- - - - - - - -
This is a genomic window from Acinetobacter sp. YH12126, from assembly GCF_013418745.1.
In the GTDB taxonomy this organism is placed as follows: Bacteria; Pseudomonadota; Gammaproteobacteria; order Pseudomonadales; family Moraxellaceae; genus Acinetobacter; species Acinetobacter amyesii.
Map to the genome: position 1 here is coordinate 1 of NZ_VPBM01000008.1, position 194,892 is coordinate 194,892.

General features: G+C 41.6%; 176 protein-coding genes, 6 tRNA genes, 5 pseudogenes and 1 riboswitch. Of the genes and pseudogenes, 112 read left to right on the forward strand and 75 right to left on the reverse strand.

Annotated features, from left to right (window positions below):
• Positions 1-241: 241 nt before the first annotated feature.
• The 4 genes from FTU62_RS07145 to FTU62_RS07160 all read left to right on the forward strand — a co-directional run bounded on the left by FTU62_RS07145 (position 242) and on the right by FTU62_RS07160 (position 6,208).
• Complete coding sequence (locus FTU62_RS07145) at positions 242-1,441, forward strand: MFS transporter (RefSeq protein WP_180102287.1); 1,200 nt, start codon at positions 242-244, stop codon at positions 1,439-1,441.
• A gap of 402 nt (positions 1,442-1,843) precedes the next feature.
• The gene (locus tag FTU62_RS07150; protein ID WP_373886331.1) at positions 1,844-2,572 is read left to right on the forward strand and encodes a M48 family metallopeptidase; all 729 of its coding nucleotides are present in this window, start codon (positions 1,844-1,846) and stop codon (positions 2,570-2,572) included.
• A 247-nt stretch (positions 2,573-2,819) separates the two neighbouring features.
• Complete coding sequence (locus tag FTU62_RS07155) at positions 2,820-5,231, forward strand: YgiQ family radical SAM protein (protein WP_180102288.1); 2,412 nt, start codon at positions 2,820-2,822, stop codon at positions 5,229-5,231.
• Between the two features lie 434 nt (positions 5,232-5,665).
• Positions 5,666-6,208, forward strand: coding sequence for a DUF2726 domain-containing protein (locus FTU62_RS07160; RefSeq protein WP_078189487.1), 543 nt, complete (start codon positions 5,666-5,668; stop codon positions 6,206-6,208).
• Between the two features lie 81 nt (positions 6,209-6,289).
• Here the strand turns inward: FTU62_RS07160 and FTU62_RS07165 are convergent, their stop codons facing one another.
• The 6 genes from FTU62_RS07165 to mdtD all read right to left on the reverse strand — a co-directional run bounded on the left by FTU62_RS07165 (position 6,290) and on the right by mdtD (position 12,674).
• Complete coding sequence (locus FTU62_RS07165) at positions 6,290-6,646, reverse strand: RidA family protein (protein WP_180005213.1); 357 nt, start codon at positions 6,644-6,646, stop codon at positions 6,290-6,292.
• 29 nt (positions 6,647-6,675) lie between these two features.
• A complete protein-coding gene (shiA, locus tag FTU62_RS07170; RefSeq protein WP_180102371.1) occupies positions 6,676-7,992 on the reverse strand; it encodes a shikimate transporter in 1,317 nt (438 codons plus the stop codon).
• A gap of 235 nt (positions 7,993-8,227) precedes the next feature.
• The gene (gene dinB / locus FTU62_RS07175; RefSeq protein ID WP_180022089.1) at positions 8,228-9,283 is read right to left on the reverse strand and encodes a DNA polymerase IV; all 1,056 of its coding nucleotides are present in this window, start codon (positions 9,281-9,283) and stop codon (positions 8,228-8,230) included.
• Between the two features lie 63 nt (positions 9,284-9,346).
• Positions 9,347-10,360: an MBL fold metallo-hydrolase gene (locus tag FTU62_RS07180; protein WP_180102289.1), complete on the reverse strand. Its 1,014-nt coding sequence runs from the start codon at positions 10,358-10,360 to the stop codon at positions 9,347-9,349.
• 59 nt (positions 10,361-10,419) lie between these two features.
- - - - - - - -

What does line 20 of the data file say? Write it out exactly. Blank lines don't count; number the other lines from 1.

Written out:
• A complete protein-coding gene (shiA, locus tag FTU62_RS07170; RefSeq protein WP_180102371.1) occupies positions 6,676-7,992 on the reverse strand; it encodes a shikimate transporter in 1,317 nt (438 codons plus the stop codon).